AHS to take over Red Deer overdose prevention site, turn it into mobile operation

The mobile unit will first operate at the site of the current overdose prevention site but may move. 

Turning Point had operated site since 2018

A mobile trailer in a parking lot with three cars and two people.
The overdose prevention site in Red Deer will now be operated by Alberta Health Services. (Heather Marcoux/CBC)

Alberta Health Services is taking over an overdose prevention site in Red Deer and turning it into a mobile operation. 

Non-profit society Turning Point had been operating the site since 2018. 

A news release sent Friday morning said the transition will take three to six months. The mobile unit will first operate at the site of the current overdose prevention site but may move. 

In a written statement sent late Friday afternoon, Stacey Charmichael, executive director of Turning Point, called the announcement "unexpected." 

"We were surprised by this decision and are still unsure of its rationale," she said.

Staff learned about the change after someone overheard a public conversation between a Red Deer city councillor and someone from the provincial government.

Charmichael said Turning Point will continue to provide high standards of care throughout the transition. She warned that moving too quickly could make people hesitant to use the service again. She urged AHS to ensure the new mobile unit has the same capacity as the current facility. 

Charmichael said the site was visited 168,957 times since it opened Oct. 1, 2018. Staff at the facility have responded to 5,490 adverse events where users needed medical intervention. 

Mental Health and Addictions Nicholas Milliken said in an interview with CBC News that the change in Red Deer is modelled on how the government moved to a mobile site in Lethbridge after closing the supervised consumption site in 2020. He said keeping the service mobile means it can be easily moved if required. 

"We saw a lot of success with that," Milliken said. " And so as we increased the level of standards for these sites, we found that AHS was a great partner for doing this. And so we're emulating that with Red Deer."

Millken said the previous NDP government imposed the overdose prevention site on Red Deer without consultation. He says he has been working on the issue with Mayor Ken Johnston, city council and the community.

Lethbridge closure caused harm

Petra Schulz, one of the founders of Moms Stop the Harm, said she was devastated when she heard about the government's decision. She asked if anyone talked to people who used the site before making the change.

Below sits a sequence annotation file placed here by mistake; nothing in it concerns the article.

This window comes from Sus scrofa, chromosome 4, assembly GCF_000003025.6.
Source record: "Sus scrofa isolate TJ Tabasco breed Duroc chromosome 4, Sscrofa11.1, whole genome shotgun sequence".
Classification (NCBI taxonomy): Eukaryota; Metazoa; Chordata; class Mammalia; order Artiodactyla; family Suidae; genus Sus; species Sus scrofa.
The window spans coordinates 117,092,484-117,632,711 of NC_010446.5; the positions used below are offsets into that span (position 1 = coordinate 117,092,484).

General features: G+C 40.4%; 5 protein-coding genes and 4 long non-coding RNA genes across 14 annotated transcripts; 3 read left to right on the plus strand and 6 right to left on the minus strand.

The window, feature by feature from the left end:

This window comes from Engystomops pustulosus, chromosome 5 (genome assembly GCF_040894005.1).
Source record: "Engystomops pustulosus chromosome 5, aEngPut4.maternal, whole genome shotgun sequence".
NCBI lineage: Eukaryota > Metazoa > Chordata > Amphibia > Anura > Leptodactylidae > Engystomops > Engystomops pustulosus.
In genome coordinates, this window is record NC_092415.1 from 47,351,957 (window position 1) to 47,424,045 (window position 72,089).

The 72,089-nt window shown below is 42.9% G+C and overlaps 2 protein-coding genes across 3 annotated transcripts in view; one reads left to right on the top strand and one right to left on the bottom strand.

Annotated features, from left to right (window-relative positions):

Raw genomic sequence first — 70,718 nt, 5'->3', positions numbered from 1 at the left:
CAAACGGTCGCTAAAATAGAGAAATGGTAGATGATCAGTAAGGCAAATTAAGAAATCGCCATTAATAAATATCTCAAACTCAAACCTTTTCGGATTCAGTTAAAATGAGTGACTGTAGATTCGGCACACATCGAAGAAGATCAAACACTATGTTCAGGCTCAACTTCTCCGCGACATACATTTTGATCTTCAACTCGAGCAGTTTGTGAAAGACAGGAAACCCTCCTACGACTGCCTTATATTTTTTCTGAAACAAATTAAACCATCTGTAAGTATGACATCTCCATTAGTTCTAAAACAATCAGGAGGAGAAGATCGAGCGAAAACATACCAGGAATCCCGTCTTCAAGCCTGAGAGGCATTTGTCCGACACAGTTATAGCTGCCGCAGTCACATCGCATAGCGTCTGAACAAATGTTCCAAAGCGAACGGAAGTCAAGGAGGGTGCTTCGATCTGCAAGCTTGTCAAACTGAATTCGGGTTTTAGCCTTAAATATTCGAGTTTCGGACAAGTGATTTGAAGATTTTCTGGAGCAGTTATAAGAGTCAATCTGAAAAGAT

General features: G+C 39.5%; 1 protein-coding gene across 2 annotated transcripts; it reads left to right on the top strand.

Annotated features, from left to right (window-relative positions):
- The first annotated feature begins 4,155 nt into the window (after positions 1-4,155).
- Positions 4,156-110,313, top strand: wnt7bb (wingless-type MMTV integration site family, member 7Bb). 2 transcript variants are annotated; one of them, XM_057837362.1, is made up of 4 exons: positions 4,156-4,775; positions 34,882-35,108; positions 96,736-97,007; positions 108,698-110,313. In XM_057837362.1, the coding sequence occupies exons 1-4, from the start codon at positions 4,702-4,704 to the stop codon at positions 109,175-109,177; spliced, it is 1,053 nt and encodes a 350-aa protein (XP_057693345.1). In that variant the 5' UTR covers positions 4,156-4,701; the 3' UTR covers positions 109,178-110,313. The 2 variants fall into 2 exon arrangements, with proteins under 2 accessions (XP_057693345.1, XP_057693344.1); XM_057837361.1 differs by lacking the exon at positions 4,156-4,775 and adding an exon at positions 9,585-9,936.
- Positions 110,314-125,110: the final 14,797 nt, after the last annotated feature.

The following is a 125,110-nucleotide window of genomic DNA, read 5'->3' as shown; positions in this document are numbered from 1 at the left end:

"That is really who we should be talking to," she said. "These are the people who are going to die if things aren't done right."

Although Milliken said the changes in Lethbridge went well, the academics behind a newly published study disagree. 

Last year, three criminology professors: Katharina Maier from the University of Winnipeg, Carolyn Greene from Athabasca University and Marta-Marika Urbanik from the University of Alberta, interviewed 50 people in Lethbridge who use drugs. 

They were asked about their experiences using the supervised consumption site (SCS) before it closed in 2020 and the new mobile site operated by AHS. The results were published in the International Journal of Drug Policy last month.

"We found that the closure of the SCS produced and exacerbated harm for people who use drugs in Lethbridge," Maier said. 

Maier said many people had good things to say about the supervised consumption site that was located downtown. They talked about the range of services, the opportunity for social connection and how they felt safe and supported. 

In contrast, people weren't as enthusiastic about the mobile site which had been moved to an industrial area of the city. It didn't offer as many services. Fewer people used it because they didn't feel safe and it was harder to get to, she said. 

"People reported verbal and physical assaults on their way to the site," Maier said. "They felt unsafe crossing the bridge and also the area of that new mobile site was also experienced by many as unsafe."


Michelle Bellefontaine

Provincial affairs reporter

Michelle Bellefontaine covers the Alberta legislature for CBC News in Edmonton. She has also worked as a reporter in the Maritimes and in northern Canada.